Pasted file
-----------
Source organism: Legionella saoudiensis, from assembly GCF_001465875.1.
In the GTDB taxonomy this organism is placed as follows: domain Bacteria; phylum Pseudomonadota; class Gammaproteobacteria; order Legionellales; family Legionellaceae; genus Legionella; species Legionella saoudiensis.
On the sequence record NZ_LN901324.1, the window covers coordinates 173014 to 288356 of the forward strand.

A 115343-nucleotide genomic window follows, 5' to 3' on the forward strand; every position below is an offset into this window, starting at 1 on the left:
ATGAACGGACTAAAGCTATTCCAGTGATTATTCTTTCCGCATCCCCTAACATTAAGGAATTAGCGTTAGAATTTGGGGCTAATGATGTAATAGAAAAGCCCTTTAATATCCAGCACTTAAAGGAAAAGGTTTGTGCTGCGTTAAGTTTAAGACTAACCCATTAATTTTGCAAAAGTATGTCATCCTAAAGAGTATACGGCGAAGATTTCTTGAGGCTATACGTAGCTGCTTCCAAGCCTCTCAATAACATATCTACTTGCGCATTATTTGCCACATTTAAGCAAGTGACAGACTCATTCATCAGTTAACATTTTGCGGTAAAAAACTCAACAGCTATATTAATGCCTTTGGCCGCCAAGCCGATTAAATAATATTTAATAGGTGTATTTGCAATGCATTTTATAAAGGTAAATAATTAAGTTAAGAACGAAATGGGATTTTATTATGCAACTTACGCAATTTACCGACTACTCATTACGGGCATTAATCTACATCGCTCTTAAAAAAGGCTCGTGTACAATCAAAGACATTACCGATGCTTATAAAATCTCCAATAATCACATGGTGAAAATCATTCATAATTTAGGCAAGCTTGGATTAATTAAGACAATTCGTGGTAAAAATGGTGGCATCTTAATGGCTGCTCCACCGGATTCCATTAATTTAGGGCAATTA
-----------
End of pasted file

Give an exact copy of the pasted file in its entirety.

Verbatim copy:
Source organism: Legionella saoudiensis, from assembly GCF_001465875.1.
In the GTDB taxonomy this organism is placed as follows: domain Bacteria; phylum Pseudomonadota; class Gammaproteobacteria; order Legionellales; family Legionellaceae; genus Legionella; species Legionella saoudiensis.
On the sequence record NZ_LN901324.1, the window covers coordinates 173014 to 288356 of the forward strand.

A 115343-nucleotide genomic window follows, 5' to 3' on the forward strand; every position below is an offset into this window, starting at 1 on the left:
ATGAACGGACTAAAGCTATTCCAGTGATTATTCTTTCCGCATCCCCTAACATTAAGGAATTAGCGTTAGAATTTGGGGCTAATGATGTAATAGAAAAGCCCTTTAATATCCAGCACTTAAAGGAAAAGGTTTGTGCTGCGTTAAGTTTAAGACTAACCCATTAATTTTGCAAAAGTATGTCATCCTAAAGAGTATACGGCGAAGATTTCTTGAGGCTATACGTAGCTGCTTCCAAGCCTCTCAATAACATATCTACTTGCGCATTATTTGCCACATTTAAGCAAGTGACAGACTCATTCATCAGTTAACATTTTGCGGTAAAAAACTCAACAGCTATATTAATGCCTTTGGCCGCCAAGCCGATTAAATAATATTTAATAGGTGTATTTGCAATGCATTTTATAAAGGTAAATAATTAAGTTAAGAACGAAATGGGATTTTATTATGCAACTTACGCAATTTACCGACTACTCATTACGGGCATTAATCTACATCGCTCTTAAAAAAGGCTCGTGTACAATCAAAGACATTACCGATGCTTATAAAATCTCCAATAATCACATGGTGAAAATCATTCATAATTTAGGCAAGCTTGGATTAATTAAGACAATTCGTGGTAAAAATGGTGGCATCTTAATGGCTGCTCCACCGGATTCCATTAATTTAGGGCAATTA